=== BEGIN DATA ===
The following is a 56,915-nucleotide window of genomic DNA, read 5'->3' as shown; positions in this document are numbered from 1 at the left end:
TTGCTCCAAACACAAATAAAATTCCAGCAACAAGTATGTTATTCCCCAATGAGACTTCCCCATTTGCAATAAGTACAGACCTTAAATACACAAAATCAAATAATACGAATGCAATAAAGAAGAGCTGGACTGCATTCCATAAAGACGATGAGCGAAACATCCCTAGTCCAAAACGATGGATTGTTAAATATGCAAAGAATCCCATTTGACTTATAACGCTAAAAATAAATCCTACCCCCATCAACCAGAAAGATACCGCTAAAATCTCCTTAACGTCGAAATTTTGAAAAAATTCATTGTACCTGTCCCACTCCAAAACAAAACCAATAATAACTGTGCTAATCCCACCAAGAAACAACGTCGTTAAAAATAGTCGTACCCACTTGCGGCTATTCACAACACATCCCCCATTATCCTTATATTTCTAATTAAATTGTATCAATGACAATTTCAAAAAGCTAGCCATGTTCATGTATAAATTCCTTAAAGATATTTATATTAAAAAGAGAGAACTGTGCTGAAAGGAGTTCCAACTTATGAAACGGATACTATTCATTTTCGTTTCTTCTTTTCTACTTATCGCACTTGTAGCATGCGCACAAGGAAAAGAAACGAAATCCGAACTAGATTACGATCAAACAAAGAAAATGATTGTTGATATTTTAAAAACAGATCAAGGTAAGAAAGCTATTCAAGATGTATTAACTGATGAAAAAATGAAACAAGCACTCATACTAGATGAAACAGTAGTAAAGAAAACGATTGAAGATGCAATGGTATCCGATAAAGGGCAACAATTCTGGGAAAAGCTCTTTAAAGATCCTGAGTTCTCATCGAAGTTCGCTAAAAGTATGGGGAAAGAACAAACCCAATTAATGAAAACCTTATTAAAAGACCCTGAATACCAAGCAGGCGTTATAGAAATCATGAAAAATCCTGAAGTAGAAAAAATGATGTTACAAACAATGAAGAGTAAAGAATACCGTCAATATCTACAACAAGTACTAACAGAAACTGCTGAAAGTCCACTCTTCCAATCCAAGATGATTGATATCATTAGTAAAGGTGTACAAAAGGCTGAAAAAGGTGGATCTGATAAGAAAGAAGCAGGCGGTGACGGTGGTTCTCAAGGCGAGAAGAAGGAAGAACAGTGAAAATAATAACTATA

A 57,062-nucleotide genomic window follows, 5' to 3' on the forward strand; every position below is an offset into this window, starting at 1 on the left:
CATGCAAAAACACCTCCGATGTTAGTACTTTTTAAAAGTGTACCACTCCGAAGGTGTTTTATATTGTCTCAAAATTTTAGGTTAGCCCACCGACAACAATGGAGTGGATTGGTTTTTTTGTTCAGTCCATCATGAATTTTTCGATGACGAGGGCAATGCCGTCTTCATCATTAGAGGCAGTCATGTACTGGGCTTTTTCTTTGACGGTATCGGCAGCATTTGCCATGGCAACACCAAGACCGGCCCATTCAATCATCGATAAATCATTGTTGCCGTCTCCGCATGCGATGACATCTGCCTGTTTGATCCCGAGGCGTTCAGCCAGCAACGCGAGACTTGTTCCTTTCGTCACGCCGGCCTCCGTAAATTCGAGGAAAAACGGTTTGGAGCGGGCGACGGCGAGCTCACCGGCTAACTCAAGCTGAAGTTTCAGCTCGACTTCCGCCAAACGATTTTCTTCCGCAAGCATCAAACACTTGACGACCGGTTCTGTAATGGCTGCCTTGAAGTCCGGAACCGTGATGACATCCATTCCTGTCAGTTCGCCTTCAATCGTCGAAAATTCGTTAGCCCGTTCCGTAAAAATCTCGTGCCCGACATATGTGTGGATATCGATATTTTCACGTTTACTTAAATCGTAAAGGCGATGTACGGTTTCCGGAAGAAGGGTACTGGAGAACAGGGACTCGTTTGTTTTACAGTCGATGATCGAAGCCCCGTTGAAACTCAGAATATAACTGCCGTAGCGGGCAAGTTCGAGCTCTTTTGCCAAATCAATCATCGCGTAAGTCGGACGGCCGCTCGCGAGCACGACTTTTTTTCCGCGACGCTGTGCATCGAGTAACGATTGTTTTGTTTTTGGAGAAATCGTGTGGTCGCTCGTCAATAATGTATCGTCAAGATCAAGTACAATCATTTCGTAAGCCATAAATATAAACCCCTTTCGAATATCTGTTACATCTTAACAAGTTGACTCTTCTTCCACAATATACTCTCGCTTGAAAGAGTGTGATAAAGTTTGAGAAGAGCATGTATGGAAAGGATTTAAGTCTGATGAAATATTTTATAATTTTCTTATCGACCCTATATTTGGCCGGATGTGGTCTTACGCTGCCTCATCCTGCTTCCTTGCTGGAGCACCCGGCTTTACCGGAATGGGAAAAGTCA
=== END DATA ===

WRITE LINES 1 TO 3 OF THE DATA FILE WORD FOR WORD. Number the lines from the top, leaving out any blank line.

The following is a 56,915-nucleotide window of genomic DNA, read 5'->3' as shown; positions in this document are numbered from 1 at the left end:
TTGCTCCAAACACAAATAAAATTCCAGCAACAAGTATGTTATTCCCCAATGAGACTTCCCCATTTGCAATAAGTACAGACCTTAAATACACAAAATCAAATAATACGAATGCAATAAAGAAGAGCTGGACTGCATTCCATAAAGACGATGAGCGAAACATCCCTAGTCCAAAACGATGGATTGTTAAATATGCAAAGAATCCCATTTGACTTATAACGCTAAAAATAAATCCTACCCCCATCAACCAGAAAGATACCGCTAAAATCTCCTTAACGTCGAAATTTTGAAAAAATTCATTGTACCTGTCCCACTCCAAAACAAAACCAATAATAACTGTGCTAATCCCACCAAGAAACAACGTCGTTAAAAATAGTCGTACCCACTTGCGGCTATTCACAACACATCCCCCATTATCCTTATATTTCTAATTAAATTGTATCAATGACAATTTCAAAAAGCTAGCCATGTTCATGTATAAATTCCTTAAAGATATTTATATTAAAAAGAGAGAACTGTGCTGAAAGGAGTTCCAACTTATGAAACGGATACTATTCATTTTCGTTTCTTCTTTTCTACTTATCGCACTTGTAGCATGCGCACAAGGAAAAGAAACGAAATCCGAACTAGATTACGATCAAACAAAGAAAATGATTGTTGATATTTTAAAAACAGATCAAGGTAAGAAAGCTATTCAAGATGTATTAACTGATGAAAAAATGAAACAAGCACTCATACTAGATGAAACAGTAGTAAAGAAAACGATTGAAGATGCAATGGTATCCGATAAAGGGCAACAATTCTGGGAAAAGCTCTTTAAAGATCCTGAGTTCTCATCGAAGTTCGCTAAAAGTATGGGGAAAGAACAAACCCAATTAATGAAAACCTTATTAAAAGACCCTGAATACCAAGCAGGCGTTATAGAAATCATGAAAAATCCTGAAGTAGAAAAAATGATGTTACAAACAATGAAGAGTAAAGAATACCGTCAATATCTACAACAAGTACTAACAGAAACTGCTGAAAGTCCACTCTTCCAATCCAAGATGATTGATATCATTAGTAAAGGTGTACAAAAGGCTGAAAAAGGTGGATCTGATAAGAAAGAAGCAGGCGGTGACGGTGGTTCTCAAGGCGAGAAGAAGGAAGAACAGTGAAAATAATAACTATA

A 57,062-nucleotide genomic window follows, 5' to 3' on the forward strand; every position below is an offset into this window, starting at 1 on the left: